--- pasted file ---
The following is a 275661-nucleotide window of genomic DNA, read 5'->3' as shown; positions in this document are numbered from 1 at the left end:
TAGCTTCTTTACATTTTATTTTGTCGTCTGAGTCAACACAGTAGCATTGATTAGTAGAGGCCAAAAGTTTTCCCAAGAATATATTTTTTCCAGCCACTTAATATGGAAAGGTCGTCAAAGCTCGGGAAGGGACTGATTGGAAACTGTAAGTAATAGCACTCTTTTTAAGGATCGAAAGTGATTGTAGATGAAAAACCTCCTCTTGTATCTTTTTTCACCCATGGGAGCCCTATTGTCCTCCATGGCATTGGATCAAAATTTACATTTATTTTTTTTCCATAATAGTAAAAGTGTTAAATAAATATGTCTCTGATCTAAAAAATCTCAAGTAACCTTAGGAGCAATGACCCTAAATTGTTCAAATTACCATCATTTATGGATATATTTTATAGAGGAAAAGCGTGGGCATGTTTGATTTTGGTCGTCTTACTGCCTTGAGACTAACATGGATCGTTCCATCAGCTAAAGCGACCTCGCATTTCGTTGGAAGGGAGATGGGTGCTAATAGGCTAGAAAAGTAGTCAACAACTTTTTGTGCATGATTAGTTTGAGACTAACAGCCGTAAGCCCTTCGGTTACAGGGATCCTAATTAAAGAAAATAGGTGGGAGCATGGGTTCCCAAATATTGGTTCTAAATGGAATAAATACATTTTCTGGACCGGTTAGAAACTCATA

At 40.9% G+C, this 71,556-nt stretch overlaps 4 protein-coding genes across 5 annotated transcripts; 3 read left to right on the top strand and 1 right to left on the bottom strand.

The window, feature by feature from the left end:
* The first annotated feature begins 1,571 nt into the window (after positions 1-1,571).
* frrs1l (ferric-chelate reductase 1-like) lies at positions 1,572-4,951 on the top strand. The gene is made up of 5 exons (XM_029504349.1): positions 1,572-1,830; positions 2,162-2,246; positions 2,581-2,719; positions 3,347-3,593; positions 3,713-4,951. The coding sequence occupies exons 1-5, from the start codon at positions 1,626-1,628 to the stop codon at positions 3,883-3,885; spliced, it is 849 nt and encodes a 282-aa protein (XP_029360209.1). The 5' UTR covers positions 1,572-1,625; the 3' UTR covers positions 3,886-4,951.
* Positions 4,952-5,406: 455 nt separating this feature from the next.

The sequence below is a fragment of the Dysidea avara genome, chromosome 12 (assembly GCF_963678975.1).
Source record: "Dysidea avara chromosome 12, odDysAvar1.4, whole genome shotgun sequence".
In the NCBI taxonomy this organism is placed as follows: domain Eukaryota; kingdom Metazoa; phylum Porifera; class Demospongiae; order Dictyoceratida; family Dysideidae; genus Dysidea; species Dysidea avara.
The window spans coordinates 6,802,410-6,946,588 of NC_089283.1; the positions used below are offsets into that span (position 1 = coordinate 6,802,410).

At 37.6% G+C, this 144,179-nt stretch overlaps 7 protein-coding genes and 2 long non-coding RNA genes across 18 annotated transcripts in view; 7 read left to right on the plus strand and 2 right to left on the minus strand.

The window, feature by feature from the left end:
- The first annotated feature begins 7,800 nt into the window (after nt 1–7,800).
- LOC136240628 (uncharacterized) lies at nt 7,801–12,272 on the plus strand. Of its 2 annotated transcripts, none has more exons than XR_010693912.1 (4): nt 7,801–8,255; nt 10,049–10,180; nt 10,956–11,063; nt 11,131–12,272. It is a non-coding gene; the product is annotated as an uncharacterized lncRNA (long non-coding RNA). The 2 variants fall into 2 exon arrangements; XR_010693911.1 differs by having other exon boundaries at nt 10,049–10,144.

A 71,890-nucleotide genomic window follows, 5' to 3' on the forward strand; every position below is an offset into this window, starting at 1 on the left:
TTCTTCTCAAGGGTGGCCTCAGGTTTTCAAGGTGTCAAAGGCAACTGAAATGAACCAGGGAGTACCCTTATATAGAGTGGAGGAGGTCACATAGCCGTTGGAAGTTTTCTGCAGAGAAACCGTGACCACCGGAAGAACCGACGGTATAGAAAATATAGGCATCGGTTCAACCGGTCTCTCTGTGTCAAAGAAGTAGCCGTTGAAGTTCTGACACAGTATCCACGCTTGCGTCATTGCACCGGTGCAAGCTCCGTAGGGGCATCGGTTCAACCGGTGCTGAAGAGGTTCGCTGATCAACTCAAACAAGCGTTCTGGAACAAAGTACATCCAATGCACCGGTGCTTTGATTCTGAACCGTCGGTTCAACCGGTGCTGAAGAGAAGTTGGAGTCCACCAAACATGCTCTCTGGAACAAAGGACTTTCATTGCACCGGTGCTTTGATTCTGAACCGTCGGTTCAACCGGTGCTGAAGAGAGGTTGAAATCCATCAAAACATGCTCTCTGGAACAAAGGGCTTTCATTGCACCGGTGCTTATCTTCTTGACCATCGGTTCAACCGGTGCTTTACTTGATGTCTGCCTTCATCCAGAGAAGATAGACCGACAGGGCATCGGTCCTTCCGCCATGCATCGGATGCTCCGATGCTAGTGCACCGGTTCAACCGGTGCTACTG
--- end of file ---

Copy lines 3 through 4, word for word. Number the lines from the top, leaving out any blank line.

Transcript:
At 40.9% G+C, this 71,556-nt stretch overlaps 4 protein-coding genes across 5 annotated transcripts; 3 read left to right on the top strand and 1 right to left on the bottom strand.

The window, feature by feature from the left end: